# Homework Help: Statics - Pin jointed structure - Equations of equilibrium and reactive forces

1. Aug 4, 2012

### Aeronautical1

1. The problem statement, all variables and given/known data

Using the pin-jointed structure in the image:
a) Set up ALL equations of equilibrium for the structure.
b) Determine ALL reactive forces within the structure, including the directions and locations where they act.

I have attempted the problem however i can't seem to find a probable method to go about solving the questions. Any help on finding a method to solve the above would be fantastic!

2. Aug 4, 2012

### PhanthomJay

I guess joints B, C, and D are pinned connections, but A must be a fixed support or else this structure will tumble over. It is important to recognize so called '2-force' members which are members subject to forces at each end and nothing in between. BD and CD are 2-force members, and as such, take axial forces only directed along the member. Support A is fixed and can supply horizontal and vertical reactions and a moment couple. If you take moments about A = 0 and sum forces in x and y directions = 0, you can easily get these reactions. The forces in the horiz and vert members you can find as you would for a truss.

3. Aug 5, 2012

### pongo38

I think the question is a bit unfair. If B were a pin joint then triangle BCD would rotate freely around B. What is more likely intended is that ABC is a continuous member and the joint B at the end of BD is pinned to the side of ABC. So this is not like the normal pin-jointed truss carrying axial loads only. There is bending and shear in some of the members.

4. Aug 8, 2012

### lifestooshort

Hi, can someone post a Free body diagram of this pin jointed structure. Struggling with this whole question and any help would be appreciated.
Thanks

5. Aug 8, 2012

### PhanthomJay

It would not be within the spirit of PF rules to post Free Body Diagrams without some effort being shown. I do, however, wish to make some clarification to this problem along the lines suggested by pongo38. The frame is fixed at the base (Joint A). There can be vertical and horizontal forces, and a moment couple, at that support.
BD and CD are joined together with a pin at D. BC and CD are joined together with a pin at C. BD is joined to to member ABC with a pin at B. ABC is one continuous member. Because BD and CD are so called '2-force' members which are members subject to forces at each end and nothing in between, they can take axial loads only, directed along the member length. No shears. Member ABC, however, is not a 2-force member, because it takes a moment at the end as well as a force at B in between, so it can take both axial forces and shear forces, and bending moments. Once you first get the support reactions at A, you might want to look at a FBD of ABC. There can be only a horiz force at C, since CD supports axial loads only, and at B, there is a diagonal force with components Bx and By. If you sum forces in y direction, you can solve for By, and continue.....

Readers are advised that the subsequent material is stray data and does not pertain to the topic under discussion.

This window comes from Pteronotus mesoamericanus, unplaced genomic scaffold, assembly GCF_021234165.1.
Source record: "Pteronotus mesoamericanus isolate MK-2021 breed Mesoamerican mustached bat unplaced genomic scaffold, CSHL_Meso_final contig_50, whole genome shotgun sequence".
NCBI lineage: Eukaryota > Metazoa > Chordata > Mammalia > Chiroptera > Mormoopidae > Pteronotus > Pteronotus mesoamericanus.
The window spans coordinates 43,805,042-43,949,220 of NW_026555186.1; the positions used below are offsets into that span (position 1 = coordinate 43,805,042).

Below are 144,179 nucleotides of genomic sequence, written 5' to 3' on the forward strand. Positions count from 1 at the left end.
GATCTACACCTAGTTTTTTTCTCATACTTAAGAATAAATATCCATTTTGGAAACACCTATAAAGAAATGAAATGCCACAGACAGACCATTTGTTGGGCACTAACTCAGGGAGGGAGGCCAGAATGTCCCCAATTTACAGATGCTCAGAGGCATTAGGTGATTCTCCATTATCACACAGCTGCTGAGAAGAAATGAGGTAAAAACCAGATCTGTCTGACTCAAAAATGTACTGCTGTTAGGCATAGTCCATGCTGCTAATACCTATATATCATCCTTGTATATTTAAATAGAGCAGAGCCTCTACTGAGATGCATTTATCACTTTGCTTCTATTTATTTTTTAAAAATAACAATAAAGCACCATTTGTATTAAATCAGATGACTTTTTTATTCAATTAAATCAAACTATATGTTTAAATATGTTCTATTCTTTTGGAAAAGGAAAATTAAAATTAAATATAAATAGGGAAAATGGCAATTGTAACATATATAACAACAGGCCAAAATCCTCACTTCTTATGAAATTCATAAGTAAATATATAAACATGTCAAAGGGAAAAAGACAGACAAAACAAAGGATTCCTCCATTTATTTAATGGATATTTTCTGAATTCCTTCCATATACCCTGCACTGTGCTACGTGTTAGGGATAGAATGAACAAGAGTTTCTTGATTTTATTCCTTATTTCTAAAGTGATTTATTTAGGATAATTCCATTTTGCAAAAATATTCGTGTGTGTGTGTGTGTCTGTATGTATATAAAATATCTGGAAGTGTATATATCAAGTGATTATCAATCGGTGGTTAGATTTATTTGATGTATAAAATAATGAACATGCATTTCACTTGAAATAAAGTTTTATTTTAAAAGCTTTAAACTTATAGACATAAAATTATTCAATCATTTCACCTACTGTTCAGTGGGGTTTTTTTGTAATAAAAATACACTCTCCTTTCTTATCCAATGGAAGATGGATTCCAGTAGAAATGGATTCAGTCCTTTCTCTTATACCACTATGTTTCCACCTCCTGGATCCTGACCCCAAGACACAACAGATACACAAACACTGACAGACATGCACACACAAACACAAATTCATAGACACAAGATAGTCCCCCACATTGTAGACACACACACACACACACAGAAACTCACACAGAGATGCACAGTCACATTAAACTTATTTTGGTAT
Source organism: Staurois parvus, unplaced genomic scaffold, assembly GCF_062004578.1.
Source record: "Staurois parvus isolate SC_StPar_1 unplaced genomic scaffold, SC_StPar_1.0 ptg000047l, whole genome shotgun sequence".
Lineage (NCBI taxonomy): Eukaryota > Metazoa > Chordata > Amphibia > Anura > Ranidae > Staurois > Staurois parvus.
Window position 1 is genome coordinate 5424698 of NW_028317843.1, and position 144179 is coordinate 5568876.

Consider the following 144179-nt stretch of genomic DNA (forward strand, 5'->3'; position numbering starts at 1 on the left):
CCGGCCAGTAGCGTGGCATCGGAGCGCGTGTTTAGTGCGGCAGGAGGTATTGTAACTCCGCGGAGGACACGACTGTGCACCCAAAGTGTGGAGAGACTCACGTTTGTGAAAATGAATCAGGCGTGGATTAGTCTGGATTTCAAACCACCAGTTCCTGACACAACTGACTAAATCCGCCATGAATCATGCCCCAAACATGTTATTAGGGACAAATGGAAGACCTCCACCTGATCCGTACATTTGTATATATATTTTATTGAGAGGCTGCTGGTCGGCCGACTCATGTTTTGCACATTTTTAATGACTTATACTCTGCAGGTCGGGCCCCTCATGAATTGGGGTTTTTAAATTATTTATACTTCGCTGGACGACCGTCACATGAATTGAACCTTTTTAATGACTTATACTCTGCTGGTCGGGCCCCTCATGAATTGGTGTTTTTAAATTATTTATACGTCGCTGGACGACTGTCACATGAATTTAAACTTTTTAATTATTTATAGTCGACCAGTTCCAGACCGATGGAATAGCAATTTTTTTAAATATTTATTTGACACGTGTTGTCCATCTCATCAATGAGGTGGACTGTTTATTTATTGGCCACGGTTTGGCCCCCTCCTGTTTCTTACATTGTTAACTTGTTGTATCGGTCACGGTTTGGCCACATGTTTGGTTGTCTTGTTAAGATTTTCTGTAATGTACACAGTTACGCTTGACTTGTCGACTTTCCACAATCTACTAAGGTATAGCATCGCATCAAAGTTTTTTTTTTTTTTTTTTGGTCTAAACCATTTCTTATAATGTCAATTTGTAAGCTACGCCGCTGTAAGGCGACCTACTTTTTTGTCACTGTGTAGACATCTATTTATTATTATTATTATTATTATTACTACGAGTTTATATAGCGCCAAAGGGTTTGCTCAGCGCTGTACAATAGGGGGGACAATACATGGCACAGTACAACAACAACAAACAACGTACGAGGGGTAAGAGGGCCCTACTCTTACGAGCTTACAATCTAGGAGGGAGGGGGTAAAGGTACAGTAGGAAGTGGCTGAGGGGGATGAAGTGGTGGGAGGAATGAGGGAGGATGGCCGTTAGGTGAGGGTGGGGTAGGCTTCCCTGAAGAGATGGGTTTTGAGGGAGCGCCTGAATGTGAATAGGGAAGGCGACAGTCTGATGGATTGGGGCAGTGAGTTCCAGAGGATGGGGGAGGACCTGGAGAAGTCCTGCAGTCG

6. Aug 8, 2012

### lifestooshort

Thank you very much

7. Aug 8, 2012

### Aeronautical1

Hi guys,

From reading the above, would this be faeseable as a FBD for the structure?

Thanks, appreciate the help.

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8. Aug 8, 2012

### PhanthomJay

Not quite. Your first order of business us to break up the applied force F into its x and y components. Then sum moments of those force components about A= 0 to solve for M_A at the base. Put the value down or you'll get lost as to what is known and unknown . Then please sum forces in x and y direction to solve numerically for the support force reactions A_x and A_y.
Now you can draw a FBD of
ABC.......which is one continuous member, don't break it at B.....you have the known reactions at A, the unknown forces B_x and B_y acting at B, and the unknown force C_x acting at C...there is no C_y remember because CD is 2-force member.... So you can solve now for B_y right? And then get B_x from trig, then solve C_x ...and the puzzle starts to unwind...watch directions of forces and don't forget Newton 3...
Edit: Looks like the value of F is not given, so you will have to determine reactions and internal pin forces as a function of F, which can lead to confusion unfortunately. You can if you want assume F = 1, then when you get the reactions and forces, multiply each by F for the results.

Last edited: Aug 8, 2012